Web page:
Describe the PATRIOT trial and the anticipated patient benefit.
The PATRIOT study is a multicentre ECMC Combinations Alliance Phase I study looking at the ATR inhibitor AZD6738 as a monotherapy in advanced solid tumours, and in combination with palliative radiotherapy. ATR inhibitors are a new class of anticancer therapy and there is significant evidence that they may provide tumour-selective radiosensitisation.
We discuss with Professor Tim Meyer (Joint-Lead for UCL ECMC ), the set-up of routine molecular diagnostics at UCL ECMC which is now offered to all patients who are eligible to enrol in early phase clinical trials at the NIHR/Wellcome UCH Clinical Research Facility (CRF). This innovative approach offers a sustainable and more cost-effective solution to the rising costs of screening patients for trials of molecularly stratified agents.
Southampton ECMC specialises in evaluation of how different components of the immune system modify haematological and solid tissue malignancies. This is a relatively new field of investigation with novel tools, techniques and assays being developed regularly. The pace of change poses substantial challenges in working with these assays in a regulated environment. The Southampton ECMC analytical team regularly validates research assays for immunological monitoring of clinical trials. Here Dr Ruth Challis talks to us about the validation of new assays for use in phase I trials.
Leukaemia and Lymphoma Research (LLR) and the National Amyloidosis Centre (NAC) based at the Royal Free Hospital in London are jointly funding a new clinical trial that will use a completely new method of preparing patients with AL-amyloidosis for autologous stem cell transplantation.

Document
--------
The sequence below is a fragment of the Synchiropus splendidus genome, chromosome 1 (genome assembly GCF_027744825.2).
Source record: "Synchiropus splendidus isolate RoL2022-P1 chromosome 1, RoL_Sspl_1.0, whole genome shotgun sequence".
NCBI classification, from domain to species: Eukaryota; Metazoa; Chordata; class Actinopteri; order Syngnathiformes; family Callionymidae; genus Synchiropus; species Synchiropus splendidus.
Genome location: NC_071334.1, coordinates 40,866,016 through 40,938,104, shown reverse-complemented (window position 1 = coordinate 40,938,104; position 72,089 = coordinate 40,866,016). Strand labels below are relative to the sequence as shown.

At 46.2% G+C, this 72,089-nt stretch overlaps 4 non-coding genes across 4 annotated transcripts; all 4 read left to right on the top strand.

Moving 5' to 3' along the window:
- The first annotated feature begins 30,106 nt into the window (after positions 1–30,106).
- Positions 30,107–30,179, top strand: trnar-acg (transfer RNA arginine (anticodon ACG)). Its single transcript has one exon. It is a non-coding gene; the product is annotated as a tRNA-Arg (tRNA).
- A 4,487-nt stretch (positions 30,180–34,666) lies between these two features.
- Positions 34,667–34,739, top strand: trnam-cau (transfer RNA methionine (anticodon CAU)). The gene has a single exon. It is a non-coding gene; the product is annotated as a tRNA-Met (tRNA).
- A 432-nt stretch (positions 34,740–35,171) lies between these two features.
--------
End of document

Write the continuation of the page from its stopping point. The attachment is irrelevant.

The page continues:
AL-amyloidosis (AL-A) is a serious haematological condition related to multiple myeloma and is characterised by the deposition of AL-amyloid protein fibrils in various organs such as the heart, liver, spleen and kidneys causing severe impairment of function.
Dr Tim Yap and his colleagues updated the ECMC Annual Network meeting on the exciting drug combination development trials across the ICR ECMC which he summarises here for ECMC-Connect.
At July’s training day for nurses, Anne Croudass and Sandie Wellman presented on administering novel agents in early phase cancer trials and a summary of their guidance is presented below.
Many of the roles and responsibilities of staff working in early phase trials mirrors the activity of other research staff working in any field of clinical research. One aspect of the role of the early phase research nurse is relatively unique and that is the administration of novel agents to patients.
The ECMC initiative has been helping to fund studies at Imperial ECMC of a ground breaking technique for accurately identifying tumour cells during surgery, helping to prevent cancer cells from regrowing after treatment. As reported in the journal Science Translational Medicine last year, early results showed the ‘iKnife’ could accurately identify cancerous tissue on the spot.